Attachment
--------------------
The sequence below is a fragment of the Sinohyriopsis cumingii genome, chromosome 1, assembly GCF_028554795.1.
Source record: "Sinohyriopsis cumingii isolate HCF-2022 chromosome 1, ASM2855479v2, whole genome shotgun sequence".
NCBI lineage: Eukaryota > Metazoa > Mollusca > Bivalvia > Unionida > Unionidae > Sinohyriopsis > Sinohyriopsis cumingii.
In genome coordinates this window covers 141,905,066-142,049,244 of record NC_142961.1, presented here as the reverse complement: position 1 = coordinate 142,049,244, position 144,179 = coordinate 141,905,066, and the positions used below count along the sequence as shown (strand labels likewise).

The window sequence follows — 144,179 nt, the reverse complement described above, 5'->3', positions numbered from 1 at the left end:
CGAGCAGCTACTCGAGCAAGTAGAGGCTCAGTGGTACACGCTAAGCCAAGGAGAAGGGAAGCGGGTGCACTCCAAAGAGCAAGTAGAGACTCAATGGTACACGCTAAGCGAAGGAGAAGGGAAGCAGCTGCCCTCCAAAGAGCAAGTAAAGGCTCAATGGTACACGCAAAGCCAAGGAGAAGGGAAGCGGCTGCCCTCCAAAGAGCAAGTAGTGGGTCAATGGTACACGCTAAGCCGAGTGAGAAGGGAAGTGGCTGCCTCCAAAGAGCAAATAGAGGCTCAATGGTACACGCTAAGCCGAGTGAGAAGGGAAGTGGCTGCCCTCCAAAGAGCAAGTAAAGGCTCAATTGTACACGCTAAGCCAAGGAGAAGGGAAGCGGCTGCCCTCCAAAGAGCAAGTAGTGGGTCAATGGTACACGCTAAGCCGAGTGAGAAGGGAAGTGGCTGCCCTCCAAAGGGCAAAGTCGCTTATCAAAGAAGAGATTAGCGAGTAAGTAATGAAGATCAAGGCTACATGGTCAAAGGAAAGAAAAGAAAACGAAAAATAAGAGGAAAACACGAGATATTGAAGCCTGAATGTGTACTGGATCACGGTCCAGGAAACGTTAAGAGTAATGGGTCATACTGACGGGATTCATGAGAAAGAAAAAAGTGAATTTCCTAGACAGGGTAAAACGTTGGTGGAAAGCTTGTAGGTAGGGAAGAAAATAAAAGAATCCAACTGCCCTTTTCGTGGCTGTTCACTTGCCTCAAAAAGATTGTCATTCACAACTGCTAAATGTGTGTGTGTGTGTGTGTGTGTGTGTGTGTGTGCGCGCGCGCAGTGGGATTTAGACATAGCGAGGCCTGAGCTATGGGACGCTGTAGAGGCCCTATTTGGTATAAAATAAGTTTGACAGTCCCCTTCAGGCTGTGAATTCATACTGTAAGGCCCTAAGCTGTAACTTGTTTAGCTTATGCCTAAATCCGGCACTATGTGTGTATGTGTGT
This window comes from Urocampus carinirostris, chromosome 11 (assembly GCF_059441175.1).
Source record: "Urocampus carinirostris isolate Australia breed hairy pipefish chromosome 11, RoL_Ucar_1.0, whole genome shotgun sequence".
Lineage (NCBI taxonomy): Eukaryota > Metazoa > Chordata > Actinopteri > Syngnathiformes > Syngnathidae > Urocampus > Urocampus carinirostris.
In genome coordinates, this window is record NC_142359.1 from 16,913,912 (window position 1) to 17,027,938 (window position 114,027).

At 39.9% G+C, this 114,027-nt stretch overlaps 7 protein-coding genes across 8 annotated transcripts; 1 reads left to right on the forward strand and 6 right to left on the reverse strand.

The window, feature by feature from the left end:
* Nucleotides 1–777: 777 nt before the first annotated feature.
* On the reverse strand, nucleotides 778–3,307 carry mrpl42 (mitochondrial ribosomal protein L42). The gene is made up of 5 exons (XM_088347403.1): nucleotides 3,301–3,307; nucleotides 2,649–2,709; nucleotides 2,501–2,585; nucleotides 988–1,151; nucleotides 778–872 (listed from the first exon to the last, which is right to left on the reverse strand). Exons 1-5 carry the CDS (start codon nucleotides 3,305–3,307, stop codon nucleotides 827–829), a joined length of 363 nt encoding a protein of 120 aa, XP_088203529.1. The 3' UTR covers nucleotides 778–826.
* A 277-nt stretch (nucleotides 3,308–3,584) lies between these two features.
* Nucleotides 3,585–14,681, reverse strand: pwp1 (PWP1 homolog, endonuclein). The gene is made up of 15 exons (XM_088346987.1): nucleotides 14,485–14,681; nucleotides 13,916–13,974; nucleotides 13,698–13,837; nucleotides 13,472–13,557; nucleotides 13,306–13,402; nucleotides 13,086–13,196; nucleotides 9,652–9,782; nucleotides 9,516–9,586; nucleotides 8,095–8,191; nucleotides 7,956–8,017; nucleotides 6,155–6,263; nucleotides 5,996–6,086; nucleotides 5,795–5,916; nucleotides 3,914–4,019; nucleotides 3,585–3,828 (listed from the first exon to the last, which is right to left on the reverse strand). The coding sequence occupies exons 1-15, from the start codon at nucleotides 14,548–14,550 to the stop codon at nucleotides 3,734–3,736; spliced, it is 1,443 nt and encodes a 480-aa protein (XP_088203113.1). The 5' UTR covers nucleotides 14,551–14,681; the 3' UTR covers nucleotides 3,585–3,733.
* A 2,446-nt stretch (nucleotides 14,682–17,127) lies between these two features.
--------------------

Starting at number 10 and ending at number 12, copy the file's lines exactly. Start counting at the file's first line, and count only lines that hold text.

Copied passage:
In genome coordinates, this window is record NC_142359.1 from 16,913,912 (window position 1) to 17,027,938 (window position 114,027).

At 39.9% G+C, this 114,027-nt stretch overlaps 7 protein-coding genes across 8 annotated transcripts; 1 reads left to right on the forward strand and 6 right to left on the reverse strand.

The window, feature by feature from the left end: